THE REPORT that 27 out of 37 Cambridge freshmen, formerly pupils at a Catholic Public School had already "lapsed" from the faith before reaching university is, on the face of it, depressing and alarming. It is unfortunately no complete answer to claim that mere non-attendance at the university chaplaincy should not be taken as proof that any given person has abandoned the faith.
There are, however, several important but possibly hidden and, in some cases, unknowable factors to be considered before one can draw final conclusions from the figures given. Young men, for example, do not go straight to Oxford or Cambridge from a public school. Under the present Oxbridge examination system nearly a year elapses in between school and university. It would be necessary to eliminate that period as having been the occasion for discontinuing regular attendance at Mass• before being able to assert categorically that the lapsing was due to some defect in public school education.
In practice, however, many young men find that their travels and studies in the "off year" between school and university make it a significant one for their religious development. One sceptical public school leaver mixed with men and women of different religions, particularly in India, while waiting to go up to university. He later visited his old school and reported that it was only then that he saw the value of the religious teaching he had had at school and he is now studying for the priesthood.
But he did have some criticism to make. He felt that the fundamental frame of mind necessary for preservation of faith can only be laid if it has been made clear, from the first day at public school, that religion is not a "subject" to be learned, but is rather the whole point of his life there and later. In practice it has been found that a public school boy can gain an A grade A Level in Theology — and even go to read Theology at University — without being an unquestioningly believing Catholic. As Thomas a Kempis, however, put it in The Imitation of Christ, it is less important to know a lot than to love a lot.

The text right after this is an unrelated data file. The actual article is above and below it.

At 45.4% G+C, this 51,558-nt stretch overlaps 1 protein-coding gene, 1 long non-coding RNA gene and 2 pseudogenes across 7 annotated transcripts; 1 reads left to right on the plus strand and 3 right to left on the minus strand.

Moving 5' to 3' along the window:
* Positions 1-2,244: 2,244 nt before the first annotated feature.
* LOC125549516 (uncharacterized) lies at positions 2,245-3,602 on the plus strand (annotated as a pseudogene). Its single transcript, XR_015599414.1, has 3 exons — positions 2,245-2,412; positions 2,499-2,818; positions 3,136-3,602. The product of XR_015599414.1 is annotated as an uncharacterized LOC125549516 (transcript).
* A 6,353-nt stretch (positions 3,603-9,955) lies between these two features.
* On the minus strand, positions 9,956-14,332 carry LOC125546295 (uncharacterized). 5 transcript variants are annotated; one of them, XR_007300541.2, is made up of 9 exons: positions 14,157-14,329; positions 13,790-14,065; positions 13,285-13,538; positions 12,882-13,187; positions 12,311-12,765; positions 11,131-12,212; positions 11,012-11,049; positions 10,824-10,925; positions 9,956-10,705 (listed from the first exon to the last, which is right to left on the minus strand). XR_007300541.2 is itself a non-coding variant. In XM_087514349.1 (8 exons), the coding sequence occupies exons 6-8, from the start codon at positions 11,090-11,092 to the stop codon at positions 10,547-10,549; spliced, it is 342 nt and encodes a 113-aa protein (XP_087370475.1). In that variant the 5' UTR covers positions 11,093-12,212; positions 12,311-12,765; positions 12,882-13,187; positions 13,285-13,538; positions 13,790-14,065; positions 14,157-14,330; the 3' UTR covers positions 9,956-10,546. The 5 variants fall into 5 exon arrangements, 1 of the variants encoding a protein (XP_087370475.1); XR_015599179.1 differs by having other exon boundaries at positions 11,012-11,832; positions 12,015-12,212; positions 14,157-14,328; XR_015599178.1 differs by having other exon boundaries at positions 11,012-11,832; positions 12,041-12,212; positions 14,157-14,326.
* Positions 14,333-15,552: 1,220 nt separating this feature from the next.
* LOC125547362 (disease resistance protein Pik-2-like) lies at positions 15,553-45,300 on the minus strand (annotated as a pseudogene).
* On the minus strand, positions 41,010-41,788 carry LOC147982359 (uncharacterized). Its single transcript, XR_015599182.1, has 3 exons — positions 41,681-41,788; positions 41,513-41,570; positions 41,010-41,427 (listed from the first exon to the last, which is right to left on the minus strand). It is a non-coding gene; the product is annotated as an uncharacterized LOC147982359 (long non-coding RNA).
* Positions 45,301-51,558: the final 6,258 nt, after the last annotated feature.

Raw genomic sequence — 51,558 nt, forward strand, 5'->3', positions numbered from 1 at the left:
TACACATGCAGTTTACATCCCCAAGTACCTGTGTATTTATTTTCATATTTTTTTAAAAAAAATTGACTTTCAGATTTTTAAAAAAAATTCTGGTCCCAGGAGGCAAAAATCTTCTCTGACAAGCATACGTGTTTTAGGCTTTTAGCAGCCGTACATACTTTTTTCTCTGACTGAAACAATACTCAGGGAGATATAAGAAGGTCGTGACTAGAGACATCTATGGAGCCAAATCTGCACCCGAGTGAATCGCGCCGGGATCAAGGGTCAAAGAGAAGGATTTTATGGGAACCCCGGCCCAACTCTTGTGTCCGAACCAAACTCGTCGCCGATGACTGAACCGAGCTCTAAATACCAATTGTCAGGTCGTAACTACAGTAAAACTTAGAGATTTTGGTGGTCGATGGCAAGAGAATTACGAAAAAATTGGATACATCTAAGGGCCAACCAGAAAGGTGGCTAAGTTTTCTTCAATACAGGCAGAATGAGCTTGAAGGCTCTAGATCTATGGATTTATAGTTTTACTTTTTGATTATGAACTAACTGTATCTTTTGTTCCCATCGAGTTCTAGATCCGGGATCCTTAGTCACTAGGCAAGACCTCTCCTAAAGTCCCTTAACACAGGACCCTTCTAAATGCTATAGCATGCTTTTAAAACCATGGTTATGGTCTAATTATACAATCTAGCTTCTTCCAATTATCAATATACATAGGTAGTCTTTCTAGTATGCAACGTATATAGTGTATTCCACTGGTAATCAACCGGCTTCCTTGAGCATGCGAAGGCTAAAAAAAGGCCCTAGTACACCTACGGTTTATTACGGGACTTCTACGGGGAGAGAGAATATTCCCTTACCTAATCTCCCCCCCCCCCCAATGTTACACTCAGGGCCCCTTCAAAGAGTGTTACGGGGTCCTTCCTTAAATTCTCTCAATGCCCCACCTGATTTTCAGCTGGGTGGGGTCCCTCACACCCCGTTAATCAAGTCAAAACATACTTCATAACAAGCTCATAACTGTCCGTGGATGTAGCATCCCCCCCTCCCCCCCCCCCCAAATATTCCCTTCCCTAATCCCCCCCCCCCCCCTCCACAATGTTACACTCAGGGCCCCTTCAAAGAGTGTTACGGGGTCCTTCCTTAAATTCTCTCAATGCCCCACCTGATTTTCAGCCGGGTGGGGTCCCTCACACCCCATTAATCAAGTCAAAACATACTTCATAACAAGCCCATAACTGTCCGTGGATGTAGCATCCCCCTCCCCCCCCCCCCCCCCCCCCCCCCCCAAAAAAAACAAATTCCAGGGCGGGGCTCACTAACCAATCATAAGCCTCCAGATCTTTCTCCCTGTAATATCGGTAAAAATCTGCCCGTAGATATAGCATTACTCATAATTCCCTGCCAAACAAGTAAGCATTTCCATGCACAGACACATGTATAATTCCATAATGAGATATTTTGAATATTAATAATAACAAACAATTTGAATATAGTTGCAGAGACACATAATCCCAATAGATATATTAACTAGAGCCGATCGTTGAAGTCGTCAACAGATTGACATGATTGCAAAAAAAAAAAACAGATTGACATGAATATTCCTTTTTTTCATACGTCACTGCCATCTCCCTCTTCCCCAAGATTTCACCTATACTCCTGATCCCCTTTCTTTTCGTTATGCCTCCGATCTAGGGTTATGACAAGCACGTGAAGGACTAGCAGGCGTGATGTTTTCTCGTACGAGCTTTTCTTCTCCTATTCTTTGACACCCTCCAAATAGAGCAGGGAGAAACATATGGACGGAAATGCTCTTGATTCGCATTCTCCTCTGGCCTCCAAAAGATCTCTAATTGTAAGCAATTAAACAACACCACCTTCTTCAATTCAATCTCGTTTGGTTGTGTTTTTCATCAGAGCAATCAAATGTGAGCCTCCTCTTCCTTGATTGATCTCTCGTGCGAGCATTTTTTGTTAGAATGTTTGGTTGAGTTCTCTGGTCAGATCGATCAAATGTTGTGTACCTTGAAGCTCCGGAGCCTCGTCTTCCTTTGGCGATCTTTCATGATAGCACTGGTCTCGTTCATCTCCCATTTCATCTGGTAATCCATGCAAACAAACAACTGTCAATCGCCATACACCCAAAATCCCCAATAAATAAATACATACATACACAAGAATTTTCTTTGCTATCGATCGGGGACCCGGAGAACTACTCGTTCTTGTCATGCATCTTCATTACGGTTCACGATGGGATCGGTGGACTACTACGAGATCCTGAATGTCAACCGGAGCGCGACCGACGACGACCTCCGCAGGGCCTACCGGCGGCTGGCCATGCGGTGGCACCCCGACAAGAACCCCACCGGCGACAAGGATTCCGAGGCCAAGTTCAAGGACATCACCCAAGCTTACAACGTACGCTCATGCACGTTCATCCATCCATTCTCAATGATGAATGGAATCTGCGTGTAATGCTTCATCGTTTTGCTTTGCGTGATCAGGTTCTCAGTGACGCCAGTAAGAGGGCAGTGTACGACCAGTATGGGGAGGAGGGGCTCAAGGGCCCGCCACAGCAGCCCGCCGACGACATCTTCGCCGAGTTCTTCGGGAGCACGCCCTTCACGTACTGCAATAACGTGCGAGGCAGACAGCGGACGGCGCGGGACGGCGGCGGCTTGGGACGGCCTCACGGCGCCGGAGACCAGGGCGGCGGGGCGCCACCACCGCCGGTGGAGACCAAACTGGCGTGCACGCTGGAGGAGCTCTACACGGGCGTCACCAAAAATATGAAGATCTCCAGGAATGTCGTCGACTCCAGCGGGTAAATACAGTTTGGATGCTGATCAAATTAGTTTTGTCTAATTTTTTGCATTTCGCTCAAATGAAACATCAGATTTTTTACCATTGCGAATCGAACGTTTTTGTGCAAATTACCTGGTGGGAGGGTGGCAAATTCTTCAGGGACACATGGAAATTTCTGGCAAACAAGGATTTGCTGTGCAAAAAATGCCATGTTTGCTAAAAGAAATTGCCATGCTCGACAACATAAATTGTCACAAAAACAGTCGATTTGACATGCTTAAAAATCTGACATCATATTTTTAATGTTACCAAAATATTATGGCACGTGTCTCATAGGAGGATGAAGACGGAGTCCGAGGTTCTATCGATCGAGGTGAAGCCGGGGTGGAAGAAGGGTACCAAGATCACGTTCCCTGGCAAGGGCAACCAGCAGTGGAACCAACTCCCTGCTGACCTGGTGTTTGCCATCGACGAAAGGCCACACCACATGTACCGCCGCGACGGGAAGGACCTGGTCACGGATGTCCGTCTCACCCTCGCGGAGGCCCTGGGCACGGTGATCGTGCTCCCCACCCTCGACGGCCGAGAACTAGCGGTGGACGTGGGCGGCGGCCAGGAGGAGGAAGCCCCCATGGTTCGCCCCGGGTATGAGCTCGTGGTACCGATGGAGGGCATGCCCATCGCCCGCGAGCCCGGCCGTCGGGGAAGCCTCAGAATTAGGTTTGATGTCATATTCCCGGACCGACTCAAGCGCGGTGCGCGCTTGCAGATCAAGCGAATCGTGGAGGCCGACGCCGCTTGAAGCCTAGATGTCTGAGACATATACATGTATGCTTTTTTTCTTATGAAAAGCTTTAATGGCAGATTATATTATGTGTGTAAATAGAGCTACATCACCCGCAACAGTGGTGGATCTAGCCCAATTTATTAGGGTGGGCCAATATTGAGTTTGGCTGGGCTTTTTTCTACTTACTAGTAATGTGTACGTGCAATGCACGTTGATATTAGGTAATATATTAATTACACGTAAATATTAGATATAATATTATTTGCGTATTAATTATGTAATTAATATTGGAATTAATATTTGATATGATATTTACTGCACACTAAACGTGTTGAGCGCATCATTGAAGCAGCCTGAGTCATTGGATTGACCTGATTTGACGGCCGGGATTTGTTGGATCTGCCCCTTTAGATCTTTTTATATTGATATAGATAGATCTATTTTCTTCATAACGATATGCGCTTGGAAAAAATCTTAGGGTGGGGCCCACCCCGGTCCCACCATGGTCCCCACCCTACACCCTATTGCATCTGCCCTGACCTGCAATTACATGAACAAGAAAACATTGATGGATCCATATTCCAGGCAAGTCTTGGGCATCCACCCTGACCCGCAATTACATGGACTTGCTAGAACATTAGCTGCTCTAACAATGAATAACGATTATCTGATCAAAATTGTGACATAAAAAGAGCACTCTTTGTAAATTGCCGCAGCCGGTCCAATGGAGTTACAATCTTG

The question, then, is how much spirituality is left with public school boys when they got to university? For "spirituality" is that elusive but vital attribute from which "lapsing" is not easy. The role of the parent, moveover, is often ignored when blame is put on public schools for producing lukewarm Catholics.
There are more divorces among the well-to-do and there are more public school than comprehensive and grammar school boys who belong to split families. This throws an unnaturally heavy burden on "smart" schools which often find themselves dealing with "difficult" individual boys, with little or no cooperation from the parents, in spiritual matters.
What, finally, does "lapsing" really mean? It clearly does not mean a cold blooded denial of the faith. In Germany, for example, all citizens are obliged to pay a tax which will contribute to the upkeep of their own particular church. The only way they can avoid paying this tax is to affirm in writing that they are no longer practising members of that church. Few, even the "lapsed", ever actually do this.
Though attendance at Sunday Mass is still a matter of obligation and, of course, the minimum requirement for being considered a practising Catholic, the threat of mortal sin is, nowadays, rarely uttered. Is this a mistake, or are we right in hoping that Catholics, young and old, will come to Mass out of love rather than fear?
The report, in any event, means that no Catholic public school headmaster, can afford to be complacent on the subject. And the same obviously applies, only much more so, to the parents of the boys concerned. let it never be said that the old are fearful of the young in their care when approaching the most important of all aspects of their life.